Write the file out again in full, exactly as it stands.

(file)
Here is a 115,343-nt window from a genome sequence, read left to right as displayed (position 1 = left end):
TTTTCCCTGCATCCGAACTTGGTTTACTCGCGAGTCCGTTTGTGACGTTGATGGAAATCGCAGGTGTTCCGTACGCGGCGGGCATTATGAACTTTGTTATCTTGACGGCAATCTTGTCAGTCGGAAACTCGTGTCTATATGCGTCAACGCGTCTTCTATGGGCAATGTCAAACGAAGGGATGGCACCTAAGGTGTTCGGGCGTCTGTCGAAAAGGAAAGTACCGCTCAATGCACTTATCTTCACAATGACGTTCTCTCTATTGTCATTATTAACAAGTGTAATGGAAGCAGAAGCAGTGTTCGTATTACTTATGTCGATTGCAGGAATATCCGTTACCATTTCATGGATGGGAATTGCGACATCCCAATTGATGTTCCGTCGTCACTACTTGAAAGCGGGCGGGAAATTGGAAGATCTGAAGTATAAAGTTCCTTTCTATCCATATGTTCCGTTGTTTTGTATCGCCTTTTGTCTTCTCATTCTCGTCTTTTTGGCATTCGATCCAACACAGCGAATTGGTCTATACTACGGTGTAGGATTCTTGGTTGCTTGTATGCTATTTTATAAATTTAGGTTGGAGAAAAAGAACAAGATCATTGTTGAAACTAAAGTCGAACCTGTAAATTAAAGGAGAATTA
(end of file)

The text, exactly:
Here is a 115,343-nt window from a genome sequence, read left to right as displayed (position 1 = left end):
TTTTCCCTGCATCCGAACTTGGTTTACTCGCGAGTCCGTTTGTGACGTTGATGGAAATCGCAGGTGTTCCGTACGCGGCGGGCATTATGAACTTTGTTATCTTGACGGCAATCTTGTCAGTCGGAAACTCGTGTCTATATGCGTCAACGCGTCTTCTATGGGCAATGTCAAACGAAGGGATGGCACCTAAGGTGTTCGGGCGTCTGTCGAAAAGGAAAGTACCGCTCAATGCACTTATCTTCACAATGACGTTCTCTCTATTGTCATTATTAACAAGTGTAATGGAAGCAGAAGCAGTGTTCGTATTACTTATGTCGATTGCAGGAATATCCGTTACCATTTCATGGATGGGAATTGCGACATCCCAATTGATGTTCCGTCGTCACTACTTGAAAGCGGGCGGGAAATTGGAAGATCTGAAGTATAAAGTTCCTTTCTATCCATATGTTCCGTTGTTTTGTATCGCCTTTTGTCTTCTCATTCTCGTCTTTTTGGCATTCGATCCAACACAGCGAATTGGTCTATACTACGGTGTAGGATTCTTGGTTGCTTGTATGCTATTTTATAAATTTAGGTTGGAGAAAAAGAACAAGATCATTGTTGAAACTAAAGTCGAACCTGTAAATTAAAGGAGAATTA